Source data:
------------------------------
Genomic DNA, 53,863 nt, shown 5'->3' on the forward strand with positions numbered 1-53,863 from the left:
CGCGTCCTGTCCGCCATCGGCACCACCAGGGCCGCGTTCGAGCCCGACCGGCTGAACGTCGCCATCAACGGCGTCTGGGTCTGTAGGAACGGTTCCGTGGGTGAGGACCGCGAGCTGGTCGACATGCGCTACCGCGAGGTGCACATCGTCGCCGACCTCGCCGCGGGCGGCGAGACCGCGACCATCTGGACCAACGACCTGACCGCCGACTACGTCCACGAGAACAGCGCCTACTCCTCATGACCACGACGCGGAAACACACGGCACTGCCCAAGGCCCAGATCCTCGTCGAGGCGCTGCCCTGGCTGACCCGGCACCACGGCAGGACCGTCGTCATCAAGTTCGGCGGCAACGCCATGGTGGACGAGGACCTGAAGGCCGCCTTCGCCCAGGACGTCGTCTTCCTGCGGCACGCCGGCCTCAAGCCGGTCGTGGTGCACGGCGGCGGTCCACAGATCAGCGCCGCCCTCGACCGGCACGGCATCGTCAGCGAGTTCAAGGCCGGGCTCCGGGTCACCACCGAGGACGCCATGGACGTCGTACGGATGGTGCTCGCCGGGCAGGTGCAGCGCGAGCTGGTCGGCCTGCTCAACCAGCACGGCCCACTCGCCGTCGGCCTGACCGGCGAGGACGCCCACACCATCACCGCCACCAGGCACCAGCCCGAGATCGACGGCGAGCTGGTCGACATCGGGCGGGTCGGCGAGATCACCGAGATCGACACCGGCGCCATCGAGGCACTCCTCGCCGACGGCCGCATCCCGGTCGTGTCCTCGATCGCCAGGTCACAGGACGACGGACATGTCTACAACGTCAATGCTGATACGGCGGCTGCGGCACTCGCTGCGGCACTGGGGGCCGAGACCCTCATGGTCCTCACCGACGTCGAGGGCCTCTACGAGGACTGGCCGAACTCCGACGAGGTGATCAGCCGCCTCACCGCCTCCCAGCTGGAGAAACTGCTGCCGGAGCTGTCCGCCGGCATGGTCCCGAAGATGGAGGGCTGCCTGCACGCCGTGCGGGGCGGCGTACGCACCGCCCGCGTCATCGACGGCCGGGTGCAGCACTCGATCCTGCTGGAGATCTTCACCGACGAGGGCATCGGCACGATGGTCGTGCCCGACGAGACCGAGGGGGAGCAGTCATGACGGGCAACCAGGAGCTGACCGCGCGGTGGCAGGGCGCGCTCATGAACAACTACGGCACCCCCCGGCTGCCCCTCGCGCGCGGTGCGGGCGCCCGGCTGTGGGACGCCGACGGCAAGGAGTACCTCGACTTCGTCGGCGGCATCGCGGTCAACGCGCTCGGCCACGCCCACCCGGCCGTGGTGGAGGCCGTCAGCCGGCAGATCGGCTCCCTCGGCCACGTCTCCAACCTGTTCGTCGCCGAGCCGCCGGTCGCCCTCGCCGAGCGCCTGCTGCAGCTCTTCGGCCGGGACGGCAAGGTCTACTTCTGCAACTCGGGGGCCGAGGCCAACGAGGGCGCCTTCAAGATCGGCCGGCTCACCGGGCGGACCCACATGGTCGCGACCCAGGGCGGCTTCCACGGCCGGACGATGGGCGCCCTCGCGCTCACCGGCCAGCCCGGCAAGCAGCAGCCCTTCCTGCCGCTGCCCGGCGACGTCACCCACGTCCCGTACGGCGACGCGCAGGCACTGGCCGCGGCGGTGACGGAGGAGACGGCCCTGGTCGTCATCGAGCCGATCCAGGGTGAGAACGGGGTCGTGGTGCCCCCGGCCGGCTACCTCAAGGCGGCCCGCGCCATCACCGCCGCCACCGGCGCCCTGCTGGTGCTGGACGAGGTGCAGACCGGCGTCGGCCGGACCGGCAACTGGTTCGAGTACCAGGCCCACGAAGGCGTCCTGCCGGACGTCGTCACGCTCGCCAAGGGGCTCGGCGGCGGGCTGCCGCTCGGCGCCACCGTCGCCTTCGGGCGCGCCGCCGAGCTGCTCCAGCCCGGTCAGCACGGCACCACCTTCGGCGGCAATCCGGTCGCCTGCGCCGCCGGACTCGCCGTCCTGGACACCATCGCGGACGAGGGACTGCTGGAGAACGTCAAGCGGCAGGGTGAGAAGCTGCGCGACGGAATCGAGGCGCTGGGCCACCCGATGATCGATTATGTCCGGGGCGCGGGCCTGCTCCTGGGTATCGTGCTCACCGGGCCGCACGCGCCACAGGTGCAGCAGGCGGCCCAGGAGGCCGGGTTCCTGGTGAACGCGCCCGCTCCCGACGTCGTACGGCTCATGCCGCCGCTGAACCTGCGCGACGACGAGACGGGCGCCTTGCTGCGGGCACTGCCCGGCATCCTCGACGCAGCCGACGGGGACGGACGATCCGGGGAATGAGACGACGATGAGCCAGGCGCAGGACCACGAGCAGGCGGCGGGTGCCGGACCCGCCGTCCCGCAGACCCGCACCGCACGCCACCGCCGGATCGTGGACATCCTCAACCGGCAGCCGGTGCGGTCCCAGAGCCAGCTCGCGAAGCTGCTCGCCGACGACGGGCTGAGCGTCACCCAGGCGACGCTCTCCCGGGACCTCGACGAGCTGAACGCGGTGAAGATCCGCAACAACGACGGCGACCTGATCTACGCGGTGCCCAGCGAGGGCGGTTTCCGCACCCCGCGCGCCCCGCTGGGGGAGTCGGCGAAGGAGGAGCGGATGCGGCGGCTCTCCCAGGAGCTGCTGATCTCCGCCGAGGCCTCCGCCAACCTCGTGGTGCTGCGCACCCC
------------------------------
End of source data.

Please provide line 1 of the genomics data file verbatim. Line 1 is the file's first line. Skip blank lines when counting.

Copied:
Genomic DNA, 53,863 nt, shown 5'->3' on the forward strand with positions numbered 1-53,863 from the left: